The Public Trust Doctrine, Parens Patriae, and the Attorney General as the Guardian of the State's Natural Resources
59 Pages Posted: 30 Jun 2011
Date Written: 2005
The emergence of a new and pressing environmental problem is usually followed by a chorus of calls for new legislation. Such laws may take years to develop, are watered down by business lobbyists, and are susceptible to the shifting political winds of Washington. Even after their enactment, the effectiveness of these laws is undercut as polluters find loopholes through which to avoid accountability. Superfund is one example.
While the passing of new legislation serves the important function of codifying society’s stance on the environment, common law remedies are immediately available to the states to address environmental problems. This is too often overlooked in the “new problems-new laws” paradigm, and thus common law remedies should be resurrected to further the policy goals of environmental enforcement. A state’s Attorney General (“AG”) may bring actions to redress environmental harm under both the public trust and parens patriae doctrines.
Under the public trust doctrine, state AGs can sue, as trustee, for damages to natural resources that are held in the public trust. To recover damages, the AG must demonstrate that the public trust has been violated by an “unreasonable interference with the use and enjoyment of trust rights.” Some states allow for the recovery of natural resource damages (“NRD”) to any natural resource, while others only allow for the recovery of damages to natural resources that the state government actually owns. States vary as to what is encompassed by the public trust.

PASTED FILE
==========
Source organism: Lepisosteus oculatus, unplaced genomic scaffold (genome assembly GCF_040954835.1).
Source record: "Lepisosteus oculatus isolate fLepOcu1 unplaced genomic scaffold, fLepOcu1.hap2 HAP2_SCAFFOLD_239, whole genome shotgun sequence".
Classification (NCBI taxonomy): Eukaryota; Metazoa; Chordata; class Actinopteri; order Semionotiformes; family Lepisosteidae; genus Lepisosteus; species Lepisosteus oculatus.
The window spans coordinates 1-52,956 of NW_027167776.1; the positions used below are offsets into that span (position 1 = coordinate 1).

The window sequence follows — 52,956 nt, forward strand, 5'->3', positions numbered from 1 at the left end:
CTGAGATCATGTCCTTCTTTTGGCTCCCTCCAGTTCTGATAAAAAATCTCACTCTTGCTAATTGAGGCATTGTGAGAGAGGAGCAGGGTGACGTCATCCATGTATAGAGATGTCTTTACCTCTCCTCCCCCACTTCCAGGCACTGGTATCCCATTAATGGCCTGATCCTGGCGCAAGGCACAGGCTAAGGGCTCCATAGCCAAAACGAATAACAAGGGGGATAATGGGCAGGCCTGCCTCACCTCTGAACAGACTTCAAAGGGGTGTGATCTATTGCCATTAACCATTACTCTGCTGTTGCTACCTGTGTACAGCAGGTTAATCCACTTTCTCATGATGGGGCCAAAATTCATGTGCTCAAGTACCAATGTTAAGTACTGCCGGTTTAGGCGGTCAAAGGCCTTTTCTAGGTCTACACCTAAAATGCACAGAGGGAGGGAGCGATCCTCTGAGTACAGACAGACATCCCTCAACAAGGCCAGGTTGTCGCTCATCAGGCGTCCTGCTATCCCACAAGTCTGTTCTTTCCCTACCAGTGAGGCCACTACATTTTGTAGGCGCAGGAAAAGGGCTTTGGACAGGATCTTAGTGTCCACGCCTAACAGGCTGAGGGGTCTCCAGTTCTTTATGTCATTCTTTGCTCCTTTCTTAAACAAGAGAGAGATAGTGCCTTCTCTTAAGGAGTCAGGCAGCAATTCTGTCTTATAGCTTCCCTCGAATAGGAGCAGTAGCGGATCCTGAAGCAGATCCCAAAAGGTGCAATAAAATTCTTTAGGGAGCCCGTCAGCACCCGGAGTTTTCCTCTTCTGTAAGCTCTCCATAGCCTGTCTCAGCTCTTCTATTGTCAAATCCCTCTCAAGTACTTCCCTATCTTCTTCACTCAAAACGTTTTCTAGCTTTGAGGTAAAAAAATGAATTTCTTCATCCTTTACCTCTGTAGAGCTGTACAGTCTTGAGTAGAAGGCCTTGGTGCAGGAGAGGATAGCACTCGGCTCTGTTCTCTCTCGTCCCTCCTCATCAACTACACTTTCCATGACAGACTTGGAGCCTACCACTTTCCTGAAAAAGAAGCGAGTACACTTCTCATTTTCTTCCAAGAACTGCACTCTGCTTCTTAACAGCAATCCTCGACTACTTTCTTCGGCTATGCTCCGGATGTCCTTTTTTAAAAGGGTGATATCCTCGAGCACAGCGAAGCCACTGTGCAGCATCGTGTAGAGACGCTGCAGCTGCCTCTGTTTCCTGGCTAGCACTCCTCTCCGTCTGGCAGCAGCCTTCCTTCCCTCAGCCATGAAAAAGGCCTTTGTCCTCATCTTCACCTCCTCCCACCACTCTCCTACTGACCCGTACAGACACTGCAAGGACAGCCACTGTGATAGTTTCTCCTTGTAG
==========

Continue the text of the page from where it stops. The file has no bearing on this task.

AGs can also bring parens patriae suits to recover for damages to a state’s natural resources. Parens patriae (“parent of the country”) allows a state government to sue to redress injury to a state’s sovereign and quasi-sovereign interests, including the environment.
Policy arguments support the AG’s use of public trust and parens patriae actions to recover for damages to natural resources. This litigation strategy should have broad based appeal across political ideologies because the notion that a responsible party should pay for the damage it causes is neither a liberal nor a conservative idea. Furthermore, litigation by the state AG, when used in conjunction with a contingency fee arrangement with private litigators, requires little resources or regulatory schemes by the state. This cost-shifting incentive is especially beneficial to states, many of whom are currently experiencing deep budget cuts. Also, AGs can pick and choose which cases and industries to target, so that environmental policy can be balanced against other policy considerations of the state.
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